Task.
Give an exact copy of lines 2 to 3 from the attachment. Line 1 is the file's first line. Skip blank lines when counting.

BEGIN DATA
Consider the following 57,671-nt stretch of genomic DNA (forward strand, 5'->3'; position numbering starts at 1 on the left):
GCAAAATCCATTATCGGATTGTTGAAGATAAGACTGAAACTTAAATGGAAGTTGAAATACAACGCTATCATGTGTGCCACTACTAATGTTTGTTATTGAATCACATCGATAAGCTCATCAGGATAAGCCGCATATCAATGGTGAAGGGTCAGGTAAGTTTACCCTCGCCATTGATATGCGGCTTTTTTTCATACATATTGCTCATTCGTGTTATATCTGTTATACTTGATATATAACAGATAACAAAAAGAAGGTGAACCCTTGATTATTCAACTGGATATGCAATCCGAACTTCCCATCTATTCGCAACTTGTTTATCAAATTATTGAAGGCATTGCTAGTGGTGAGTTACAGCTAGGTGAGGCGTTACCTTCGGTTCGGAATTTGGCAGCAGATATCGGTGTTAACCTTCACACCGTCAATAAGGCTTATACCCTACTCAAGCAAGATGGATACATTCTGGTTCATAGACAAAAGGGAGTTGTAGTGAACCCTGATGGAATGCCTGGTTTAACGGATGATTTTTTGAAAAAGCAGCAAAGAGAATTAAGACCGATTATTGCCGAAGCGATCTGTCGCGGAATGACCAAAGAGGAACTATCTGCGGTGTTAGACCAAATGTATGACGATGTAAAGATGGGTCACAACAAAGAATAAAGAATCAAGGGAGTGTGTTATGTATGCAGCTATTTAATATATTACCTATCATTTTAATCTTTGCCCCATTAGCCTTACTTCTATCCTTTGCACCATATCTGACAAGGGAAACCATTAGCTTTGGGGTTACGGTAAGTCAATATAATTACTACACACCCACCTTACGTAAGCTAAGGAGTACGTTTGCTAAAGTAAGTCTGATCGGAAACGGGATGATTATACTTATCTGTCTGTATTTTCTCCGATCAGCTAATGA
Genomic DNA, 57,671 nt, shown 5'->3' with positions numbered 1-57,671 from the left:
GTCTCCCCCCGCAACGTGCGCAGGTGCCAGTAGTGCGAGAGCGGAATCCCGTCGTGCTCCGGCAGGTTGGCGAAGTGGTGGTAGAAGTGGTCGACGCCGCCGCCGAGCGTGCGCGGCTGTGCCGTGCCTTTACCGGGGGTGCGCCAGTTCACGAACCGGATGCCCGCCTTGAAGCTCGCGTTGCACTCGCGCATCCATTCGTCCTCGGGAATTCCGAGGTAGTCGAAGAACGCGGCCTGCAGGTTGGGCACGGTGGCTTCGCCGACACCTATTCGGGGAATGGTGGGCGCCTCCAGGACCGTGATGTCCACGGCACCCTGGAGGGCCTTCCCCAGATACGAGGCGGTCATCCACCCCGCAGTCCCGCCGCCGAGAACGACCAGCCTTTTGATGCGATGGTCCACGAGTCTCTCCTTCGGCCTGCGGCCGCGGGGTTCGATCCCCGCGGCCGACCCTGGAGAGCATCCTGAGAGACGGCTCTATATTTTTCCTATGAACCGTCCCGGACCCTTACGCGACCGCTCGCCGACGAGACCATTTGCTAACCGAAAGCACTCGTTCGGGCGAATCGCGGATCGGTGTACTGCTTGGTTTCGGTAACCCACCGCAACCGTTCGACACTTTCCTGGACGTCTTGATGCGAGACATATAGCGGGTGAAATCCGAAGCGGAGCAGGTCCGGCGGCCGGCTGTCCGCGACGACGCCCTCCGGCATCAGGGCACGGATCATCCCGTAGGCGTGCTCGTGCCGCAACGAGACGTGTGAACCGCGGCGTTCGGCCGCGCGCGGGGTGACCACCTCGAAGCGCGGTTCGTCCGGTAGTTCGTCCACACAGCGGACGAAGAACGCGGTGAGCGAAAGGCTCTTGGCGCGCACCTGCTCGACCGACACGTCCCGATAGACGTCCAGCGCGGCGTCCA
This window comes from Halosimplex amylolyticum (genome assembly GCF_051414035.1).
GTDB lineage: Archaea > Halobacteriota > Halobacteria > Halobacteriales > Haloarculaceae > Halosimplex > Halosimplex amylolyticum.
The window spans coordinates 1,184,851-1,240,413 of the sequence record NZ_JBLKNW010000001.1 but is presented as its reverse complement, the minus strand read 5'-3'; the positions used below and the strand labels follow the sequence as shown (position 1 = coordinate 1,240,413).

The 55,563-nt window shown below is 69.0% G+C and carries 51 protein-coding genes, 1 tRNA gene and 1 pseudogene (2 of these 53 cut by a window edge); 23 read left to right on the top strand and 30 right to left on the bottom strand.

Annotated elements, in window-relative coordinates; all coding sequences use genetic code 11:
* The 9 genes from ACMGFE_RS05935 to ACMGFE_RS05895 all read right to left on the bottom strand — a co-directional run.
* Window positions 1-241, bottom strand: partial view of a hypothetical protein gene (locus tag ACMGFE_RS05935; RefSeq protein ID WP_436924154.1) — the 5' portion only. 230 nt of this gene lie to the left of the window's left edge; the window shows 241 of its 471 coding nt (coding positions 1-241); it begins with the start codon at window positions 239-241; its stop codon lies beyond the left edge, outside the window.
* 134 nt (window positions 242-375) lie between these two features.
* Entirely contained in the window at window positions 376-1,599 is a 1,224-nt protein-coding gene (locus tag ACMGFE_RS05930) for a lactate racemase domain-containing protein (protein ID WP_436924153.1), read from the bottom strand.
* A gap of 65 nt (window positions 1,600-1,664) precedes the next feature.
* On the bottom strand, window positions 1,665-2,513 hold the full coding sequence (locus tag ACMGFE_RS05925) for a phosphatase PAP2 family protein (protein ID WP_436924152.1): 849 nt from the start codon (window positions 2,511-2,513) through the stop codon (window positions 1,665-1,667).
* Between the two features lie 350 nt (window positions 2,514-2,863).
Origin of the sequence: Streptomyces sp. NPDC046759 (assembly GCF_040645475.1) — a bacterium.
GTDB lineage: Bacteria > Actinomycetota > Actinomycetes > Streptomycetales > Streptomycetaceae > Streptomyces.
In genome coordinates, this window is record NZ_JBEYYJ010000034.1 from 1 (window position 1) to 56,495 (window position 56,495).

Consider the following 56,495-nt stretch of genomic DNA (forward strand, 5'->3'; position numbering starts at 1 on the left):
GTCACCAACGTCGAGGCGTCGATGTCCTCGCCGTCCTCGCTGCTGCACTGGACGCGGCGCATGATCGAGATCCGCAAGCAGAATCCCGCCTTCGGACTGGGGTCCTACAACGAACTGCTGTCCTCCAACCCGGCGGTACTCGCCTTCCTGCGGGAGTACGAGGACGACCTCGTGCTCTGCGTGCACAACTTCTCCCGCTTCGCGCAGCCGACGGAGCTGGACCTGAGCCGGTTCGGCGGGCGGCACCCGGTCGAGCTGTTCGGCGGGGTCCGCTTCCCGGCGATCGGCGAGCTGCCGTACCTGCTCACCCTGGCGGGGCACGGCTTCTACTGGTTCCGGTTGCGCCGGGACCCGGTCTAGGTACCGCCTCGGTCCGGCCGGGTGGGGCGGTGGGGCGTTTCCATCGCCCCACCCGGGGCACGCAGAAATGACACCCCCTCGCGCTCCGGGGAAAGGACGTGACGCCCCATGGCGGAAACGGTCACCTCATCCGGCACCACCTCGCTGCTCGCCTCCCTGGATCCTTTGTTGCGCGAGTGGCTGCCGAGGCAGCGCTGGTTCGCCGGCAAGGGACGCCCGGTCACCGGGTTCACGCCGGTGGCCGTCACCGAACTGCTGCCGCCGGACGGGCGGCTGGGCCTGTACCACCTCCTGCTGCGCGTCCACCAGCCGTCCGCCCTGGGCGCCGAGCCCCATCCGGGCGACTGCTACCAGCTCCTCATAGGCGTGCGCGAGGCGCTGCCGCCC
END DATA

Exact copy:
GCAAAATCCATTATCGGATTGTTGAAGATAAGACTGAAACTTAAATGGAAGTTGAAATACAACGCTATCATGTGTGCCACTACTAATGTTTGTTATTGAATCACATCGATAAGCTCATCAGGATAAGCCGCATATCAATGGTGAAGGGTCAGGTAAGTTTACCCTCGCCATTGATATGCGGCTTTTTTTCATACATATTGCTCATTCGTGTTATATCTGTTATACTTGATATATAACAGATAACAAAAAGAAGGTGAACCCTTGATTATTCAACTGGATATGCAATCCGAACTTCCCATCTATTCGCAACTTGTTTATCAAATTATTGAAGGCATTGCTAGTGGTGAGTTACAGCTAGGTGAGGCGTTACCTTCGGTTCGGAATTTGGCAGCAGATATCGGTGTTAACCTTCACACCGTCAATAAGGCTTATACCCTACTCAAGCAAGATGGATACATTCTGGTTCATAGACAAAAGGGAGTTGTAGTGAACCCTGATGGAATGCCTGGTTTAACGGATGATTTTTTGAAAAAGCAGCAAAGAGAATTAAGACCGATTATTGCCGAAGCGATCTGTCGCGGAATGACCAAAGAGGAACTATCTGCGGTGTTAGACCAAATGTATGACGATGTAAAGATGGGTCACAACAAAGAATAAAGAATCAAGGGAGTGTGTTATGTATGCAGCTATTTAATATATTACCTATCATTTTAATCTTTGCCCCATTAGCCTTACTTCTATCCTTTGCACCATATCTGACAAGGGAAACCATTAGCTTTGGGGTTACGGTAAGTCAATATAATTACTACACACCCACCTTACGTAAGCTAAGGAGTACGTTTGCTAAAGTAAGTCTGATCGGAAACGGGATGATTATACTTATCTGTCTGTATTTTCTCCGATCAGCTAATGA
Genomic DNA, 57,671 nt, shown 5'->3' with positions numbered 1-57,671 from the left: